The fourth moment, or kurtosis, measures the peakedness of a distribution. Figure 3.6 illustrates this effect. The background is a normal distribution with a kurtosis of 3.0. The new distribution has a higher kurtosis, thus the area under the curve is thicker at the tails with less area in the central body. This condition has major impacts on risk analysis because for the two distributions in Figure 3.6, the first three moments (mean, standard deviation, and skewness) can be identical but the fourth moment (kurtosis) is different. This means that although the returns and risks are identical, the probabilities of extreme and catastrophic events (potential large losses or large gains) occurring are higher for a high kurtosis distribution (e.g., stock market returns are leptokurtic or have high kurtosis). Ignoring a project’s return’s kurtosis may be detrimental. Fortunately, the calculations for these four moments are automatically done for you using the Risk Simulator software as will be seen in later chapters.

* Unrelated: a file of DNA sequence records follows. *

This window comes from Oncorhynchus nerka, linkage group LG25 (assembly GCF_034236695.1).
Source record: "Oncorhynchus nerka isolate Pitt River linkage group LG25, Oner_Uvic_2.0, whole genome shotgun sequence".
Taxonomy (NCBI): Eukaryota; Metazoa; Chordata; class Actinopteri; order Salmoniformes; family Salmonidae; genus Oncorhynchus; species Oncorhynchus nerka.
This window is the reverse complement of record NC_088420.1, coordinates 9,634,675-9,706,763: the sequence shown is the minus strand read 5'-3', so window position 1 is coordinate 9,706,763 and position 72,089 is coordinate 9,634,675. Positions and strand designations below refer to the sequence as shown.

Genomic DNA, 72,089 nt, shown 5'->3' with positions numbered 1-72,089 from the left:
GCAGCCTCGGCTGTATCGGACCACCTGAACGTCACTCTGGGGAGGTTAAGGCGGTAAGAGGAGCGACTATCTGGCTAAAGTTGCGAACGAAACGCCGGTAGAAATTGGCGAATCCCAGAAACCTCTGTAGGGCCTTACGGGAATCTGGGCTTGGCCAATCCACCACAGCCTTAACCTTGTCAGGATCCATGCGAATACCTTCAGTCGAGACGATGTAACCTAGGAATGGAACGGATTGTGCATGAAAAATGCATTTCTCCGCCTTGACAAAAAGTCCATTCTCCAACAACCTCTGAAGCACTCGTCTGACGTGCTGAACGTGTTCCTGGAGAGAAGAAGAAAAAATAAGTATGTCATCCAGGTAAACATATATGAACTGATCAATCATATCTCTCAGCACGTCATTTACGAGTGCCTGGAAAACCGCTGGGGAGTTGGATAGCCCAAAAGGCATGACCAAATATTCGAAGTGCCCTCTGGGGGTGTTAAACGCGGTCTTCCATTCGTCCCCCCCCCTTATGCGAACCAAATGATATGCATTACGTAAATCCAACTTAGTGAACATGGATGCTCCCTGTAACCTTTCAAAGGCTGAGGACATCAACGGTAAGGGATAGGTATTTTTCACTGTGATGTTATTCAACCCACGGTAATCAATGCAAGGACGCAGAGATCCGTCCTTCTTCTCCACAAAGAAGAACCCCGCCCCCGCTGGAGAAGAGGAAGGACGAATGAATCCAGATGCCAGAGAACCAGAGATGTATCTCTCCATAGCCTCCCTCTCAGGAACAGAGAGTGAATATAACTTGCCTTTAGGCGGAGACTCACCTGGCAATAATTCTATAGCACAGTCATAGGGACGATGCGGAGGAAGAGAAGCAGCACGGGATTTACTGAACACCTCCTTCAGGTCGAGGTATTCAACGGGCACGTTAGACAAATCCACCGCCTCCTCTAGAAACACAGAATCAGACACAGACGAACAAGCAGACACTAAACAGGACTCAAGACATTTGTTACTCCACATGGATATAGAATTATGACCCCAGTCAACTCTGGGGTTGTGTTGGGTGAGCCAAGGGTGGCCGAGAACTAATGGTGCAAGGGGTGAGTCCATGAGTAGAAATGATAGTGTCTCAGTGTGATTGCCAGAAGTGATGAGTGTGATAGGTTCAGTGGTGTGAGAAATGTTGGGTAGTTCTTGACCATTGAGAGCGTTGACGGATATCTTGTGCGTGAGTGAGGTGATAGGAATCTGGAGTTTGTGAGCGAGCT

Most distributions can be defined up to four moments. The first moment describes its location or central tendency (expected returns); the second moment describes its width or spread (risks); the third moment, its directional skew (most probable events); and the fourth moment, its peakedness or thickness in the tails (catastrophic losses or gains). All four moments should be calculated and interpreted to provide a more comprehensive view of the project under analysis. Finally, the term moment refers to the highest power of x in each of the statistics’ equations.

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